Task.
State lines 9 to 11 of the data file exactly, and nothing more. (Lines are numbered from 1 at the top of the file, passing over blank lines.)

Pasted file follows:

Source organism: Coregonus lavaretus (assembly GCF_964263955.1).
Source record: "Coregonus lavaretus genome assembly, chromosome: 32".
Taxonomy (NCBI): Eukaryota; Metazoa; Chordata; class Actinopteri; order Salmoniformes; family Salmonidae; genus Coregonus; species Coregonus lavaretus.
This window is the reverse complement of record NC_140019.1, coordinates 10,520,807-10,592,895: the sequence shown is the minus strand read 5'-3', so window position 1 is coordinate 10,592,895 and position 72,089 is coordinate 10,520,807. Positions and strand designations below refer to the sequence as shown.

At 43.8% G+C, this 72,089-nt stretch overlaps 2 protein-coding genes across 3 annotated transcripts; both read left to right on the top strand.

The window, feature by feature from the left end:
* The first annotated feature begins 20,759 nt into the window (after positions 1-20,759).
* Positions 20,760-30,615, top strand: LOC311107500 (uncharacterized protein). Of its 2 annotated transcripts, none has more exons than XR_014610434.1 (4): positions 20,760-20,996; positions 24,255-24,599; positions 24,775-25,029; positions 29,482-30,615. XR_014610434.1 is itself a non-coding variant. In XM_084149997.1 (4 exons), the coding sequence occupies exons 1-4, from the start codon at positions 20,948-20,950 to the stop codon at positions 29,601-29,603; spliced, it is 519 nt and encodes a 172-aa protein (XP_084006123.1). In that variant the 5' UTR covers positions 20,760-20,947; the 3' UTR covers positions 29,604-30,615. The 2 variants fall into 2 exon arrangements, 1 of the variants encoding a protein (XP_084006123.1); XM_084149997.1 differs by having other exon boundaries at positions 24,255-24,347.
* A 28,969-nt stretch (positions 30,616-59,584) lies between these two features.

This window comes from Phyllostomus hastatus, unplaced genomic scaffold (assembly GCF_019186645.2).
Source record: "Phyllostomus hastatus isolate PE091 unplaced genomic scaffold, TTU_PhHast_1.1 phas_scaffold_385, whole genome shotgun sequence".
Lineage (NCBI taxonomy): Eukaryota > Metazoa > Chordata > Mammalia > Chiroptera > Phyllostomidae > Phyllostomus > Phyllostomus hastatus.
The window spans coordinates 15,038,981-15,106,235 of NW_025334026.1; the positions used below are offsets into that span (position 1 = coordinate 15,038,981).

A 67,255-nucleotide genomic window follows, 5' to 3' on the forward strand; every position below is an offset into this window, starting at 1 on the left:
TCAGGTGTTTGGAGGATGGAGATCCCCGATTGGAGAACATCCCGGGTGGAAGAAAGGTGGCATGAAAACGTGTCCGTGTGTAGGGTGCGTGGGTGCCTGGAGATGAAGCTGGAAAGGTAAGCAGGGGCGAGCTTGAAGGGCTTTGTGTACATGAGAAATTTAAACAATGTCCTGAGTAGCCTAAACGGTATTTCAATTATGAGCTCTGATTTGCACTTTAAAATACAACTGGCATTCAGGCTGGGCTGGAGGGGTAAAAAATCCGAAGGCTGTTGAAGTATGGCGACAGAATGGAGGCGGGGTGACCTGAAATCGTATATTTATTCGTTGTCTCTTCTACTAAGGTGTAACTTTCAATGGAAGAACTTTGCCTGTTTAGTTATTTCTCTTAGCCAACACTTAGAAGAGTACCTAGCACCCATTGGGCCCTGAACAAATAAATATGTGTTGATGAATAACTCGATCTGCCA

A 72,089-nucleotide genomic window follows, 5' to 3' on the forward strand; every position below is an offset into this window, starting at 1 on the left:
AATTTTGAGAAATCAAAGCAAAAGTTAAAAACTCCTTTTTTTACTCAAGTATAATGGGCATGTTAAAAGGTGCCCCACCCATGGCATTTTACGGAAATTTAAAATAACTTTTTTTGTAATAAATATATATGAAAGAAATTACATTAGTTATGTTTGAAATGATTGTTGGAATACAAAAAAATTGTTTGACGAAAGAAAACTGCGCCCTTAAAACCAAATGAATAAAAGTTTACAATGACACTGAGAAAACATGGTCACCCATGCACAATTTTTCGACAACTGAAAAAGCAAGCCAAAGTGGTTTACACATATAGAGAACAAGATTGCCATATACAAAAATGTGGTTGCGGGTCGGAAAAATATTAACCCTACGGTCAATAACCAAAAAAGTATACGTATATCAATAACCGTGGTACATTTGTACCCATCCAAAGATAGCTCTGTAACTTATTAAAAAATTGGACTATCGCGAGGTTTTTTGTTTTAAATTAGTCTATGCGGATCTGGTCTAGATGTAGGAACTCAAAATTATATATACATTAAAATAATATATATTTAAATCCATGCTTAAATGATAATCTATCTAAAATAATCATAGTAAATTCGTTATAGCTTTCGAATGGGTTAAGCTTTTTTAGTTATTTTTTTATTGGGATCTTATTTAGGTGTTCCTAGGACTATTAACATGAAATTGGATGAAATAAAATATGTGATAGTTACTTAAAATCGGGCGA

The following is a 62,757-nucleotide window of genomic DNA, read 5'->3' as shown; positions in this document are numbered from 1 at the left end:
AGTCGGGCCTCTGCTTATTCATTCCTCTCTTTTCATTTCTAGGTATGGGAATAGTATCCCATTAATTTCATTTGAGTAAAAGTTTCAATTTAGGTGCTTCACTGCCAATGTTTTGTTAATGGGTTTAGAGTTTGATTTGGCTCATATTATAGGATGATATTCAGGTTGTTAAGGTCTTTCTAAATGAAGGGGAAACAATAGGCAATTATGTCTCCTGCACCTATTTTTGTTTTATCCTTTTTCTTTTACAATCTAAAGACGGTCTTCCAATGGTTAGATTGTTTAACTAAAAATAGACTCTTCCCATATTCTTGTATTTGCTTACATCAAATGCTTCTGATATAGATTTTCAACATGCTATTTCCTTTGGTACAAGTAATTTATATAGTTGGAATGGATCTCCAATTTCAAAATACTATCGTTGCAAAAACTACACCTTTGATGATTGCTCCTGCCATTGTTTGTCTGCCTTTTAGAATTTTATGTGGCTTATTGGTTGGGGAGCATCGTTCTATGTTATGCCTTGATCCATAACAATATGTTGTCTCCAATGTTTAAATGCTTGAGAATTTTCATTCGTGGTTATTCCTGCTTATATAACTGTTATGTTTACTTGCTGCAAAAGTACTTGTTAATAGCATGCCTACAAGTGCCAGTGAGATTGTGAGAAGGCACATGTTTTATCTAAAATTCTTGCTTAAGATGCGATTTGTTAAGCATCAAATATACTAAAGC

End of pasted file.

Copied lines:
* A 28,969-nt stretch (positions 30,616-59,584) lies between these two features.

This window comes from Phyllostomus hastatus, unplaced genomic scaffold (assembly GCF_019186645.2).
Source record: "Phyllostomus hastatus isolate PE091 unplaced genomic scaffold, TTU_PhHast_1.1 phas_scaffold_385, whole genome shotgun sequence".